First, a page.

DENTON — Choptank Electric Cooperative through its subsidiary Choptank Fiber hooked up its first home to broadband this week, marking a major milestone in the cooperative’s effort to connect the Eastern Shore to high speed internet.

The cooperative kicked off its broadband deployment with a nod to its long history as a provider in the region — by making its first internet connection in Denton at the home of Sherry Hollingsworth, whose grandfather was the first connected to Choptank electricity in 1939.

Hollingsworth said she’s “honored” to have been the first to get the anticipated and much needed internet service on the Shore. “We have struggled with our personal service and our business service for many, many years,” she said during a ribbon cutting outside her house on Thursday.

Now that her home has broadband, she said she’s surprised at the speed of her internet after years of having to endure long waits for webpages to load. “It just popped up,” Hollingsworth said of her Google page, adding that once the service was connected, the change to her internet speed was “immediate.”

While the improvements to Hollingsworth’s internet may have been instant, the work that got the region to this point was far from that. Sen. Addie Eckardt, R-37-Mid-Shore, noted Thursday it has been 25 years since the first bill seeking broadband on the Shore went through the Maryland General Assembly.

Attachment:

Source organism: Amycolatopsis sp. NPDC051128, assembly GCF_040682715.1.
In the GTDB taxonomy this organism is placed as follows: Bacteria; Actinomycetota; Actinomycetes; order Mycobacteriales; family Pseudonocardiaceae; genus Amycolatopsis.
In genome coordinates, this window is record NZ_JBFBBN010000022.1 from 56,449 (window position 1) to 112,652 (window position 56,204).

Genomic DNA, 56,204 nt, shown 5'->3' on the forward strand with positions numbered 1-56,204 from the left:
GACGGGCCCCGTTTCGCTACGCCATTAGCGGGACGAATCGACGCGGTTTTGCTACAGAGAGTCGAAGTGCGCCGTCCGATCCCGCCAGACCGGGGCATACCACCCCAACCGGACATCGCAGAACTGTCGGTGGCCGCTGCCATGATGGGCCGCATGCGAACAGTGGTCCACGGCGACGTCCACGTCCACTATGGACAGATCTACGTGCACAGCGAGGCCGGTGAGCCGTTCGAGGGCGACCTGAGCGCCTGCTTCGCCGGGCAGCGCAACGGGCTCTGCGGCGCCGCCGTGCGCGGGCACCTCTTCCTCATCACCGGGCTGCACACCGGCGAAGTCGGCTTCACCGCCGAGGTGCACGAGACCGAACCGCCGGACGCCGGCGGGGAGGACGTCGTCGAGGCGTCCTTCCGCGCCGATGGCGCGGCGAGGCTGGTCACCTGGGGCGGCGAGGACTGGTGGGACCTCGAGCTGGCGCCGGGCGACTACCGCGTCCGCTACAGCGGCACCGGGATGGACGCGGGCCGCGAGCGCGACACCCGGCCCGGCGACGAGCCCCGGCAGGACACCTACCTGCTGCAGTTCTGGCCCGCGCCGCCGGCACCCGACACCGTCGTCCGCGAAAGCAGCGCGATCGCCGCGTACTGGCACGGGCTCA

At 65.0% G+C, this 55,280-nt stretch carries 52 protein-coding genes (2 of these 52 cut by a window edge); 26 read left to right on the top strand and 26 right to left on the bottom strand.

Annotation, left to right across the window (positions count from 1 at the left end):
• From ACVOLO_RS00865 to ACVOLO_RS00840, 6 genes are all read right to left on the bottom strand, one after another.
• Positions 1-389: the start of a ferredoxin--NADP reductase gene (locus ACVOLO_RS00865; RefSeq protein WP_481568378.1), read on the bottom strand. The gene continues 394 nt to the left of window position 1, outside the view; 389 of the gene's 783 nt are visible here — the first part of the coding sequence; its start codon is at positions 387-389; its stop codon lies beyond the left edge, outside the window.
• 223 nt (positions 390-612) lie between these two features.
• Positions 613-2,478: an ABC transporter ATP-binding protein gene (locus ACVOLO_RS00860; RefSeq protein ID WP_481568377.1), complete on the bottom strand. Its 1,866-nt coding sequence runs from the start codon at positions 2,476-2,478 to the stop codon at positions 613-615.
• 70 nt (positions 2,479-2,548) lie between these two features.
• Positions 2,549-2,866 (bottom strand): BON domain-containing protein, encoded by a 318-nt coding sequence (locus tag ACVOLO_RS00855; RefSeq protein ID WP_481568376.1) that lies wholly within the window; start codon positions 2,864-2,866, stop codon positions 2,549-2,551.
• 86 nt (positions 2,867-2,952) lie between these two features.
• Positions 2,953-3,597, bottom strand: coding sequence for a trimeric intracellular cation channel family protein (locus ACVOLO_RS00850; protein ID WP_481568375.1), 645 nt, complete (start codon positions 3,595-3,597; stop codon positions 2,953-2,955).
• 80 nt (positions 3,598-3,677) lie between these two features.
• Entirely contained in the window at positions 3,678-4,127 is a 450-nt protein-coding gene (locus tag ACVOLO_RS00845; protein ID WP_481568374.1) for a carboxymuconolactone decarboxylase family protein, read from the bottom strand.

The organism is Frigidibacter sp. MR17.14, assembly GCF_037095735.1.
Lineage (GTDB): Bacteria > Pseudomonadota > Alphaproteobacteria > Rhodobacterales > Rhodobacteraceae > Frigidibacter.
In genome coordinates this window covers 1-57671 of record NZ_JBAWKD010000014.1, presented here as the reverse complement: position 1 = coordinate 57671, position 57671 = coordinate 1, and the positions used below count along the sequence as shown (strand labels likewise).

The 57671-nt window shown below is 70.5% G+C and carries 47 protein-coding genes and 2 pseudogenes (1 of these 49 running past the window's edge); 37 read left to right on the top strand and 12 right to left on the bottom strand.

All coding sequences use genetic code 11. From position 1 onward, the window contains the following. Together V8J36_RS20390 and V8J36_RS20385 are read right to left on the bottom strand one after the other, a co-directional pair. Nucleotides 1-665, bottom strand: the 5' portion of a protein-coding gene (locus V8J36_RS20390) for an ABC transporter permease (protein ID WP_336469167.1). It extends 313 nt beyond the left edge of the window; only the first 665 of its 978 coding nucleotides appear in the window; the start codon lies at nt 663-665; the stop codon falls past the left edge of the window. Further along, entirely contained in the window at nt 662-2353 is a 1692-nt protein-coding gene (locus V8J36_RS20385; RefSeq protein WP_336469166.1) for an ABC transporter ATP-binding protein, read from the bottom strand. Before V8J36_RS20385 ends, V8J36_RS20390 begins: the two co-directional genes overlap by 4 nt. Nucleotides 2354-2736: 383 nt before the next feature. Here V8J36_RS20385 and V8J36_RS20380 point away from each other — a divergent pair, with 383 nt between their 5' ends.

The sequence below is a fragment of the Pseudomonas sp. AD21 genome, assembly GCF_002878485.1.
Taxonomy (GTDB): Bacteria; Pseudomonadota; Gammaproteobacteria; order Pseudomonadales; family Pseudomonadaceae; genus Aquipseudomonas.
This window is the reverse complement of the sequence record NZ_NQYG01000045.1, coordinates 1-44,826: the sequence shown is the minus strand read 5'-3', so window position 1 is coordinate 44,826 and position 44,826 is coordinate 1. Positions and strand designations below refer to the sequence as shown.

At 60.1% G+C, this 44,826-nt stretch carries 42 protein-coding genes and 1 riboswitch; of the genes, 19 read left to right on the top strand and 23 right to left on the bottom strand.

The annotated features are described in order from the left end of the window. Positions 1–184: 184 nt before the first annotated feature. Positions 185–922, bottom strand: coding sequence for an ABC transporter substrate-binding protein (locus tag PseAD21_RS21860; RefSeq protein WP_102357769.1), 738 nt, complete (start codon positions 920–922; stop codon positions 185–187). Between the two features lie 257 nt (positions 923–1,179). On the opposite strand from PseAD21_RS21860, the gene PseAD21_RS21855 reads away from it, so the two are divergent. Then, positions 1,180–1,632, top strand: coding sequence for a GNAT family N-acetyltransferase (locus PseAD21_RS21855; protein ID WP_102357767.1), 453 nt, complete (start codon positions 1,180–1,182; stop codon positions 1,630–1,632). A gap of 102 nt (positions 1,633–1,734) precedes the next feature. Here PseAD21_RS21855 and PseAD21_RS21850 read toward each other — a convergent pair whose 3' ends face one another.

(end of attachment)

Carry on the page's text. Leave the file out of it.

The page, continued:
The bill was a request for an assessment of where the service was needed, Eckardt said. Many pieces of legislation followed, and it was the Rural Broadband for the Eastern Shore Act of 2020, passed in the 2020 legislative session, that gave Choptank the go-ahead to make its plan a reality.

Choptank now plans to connect thousands of homes in the Shore’s nine counties to broadband over the next 10 years. The cooperative’s goal is to hook up 1,000 homes in 2021, and then up to 2,000 homes each year following.

Mike Malandro, president and CEO of Choptank, said the cooperative’s success has been a “community effort” and he’s “really proud to be the leader of this cooperative and to be in such a great community.”

Gov. Larry Hogan, who made an appearance at the Hollingsworth residence on Thursday to help Choptank celebrate its first broadband connection, called Choptank’s achievement “critically important.”

Hogan said he’s committed to “expanding access to high-speed internet in every corner of the state” and will continue working with providers and lawmakers to close broadband access gaps.

Sarah Dahl, general counsel for Choptank, acknowledged that demand for broadband on the Shore is high and residents will likely be wondering when the Choptank Fiber service is coming to them.

Dahl said those who want to be notified about nearby deployment can go on www.choptankfiber.com and enter their address and contact information. She said signing up for notifications does not commit anyone to getting the service.

“But when we do come to their area and are busily building there, they’ll get an email automatically and will be the first to know when they can register for service,” Dahl said. She said Choptank is “moving as fast as we can.”

“It has been a long journey and it has taken time,” Dahl said. “We’re excited to get to work up and down the Shore.”

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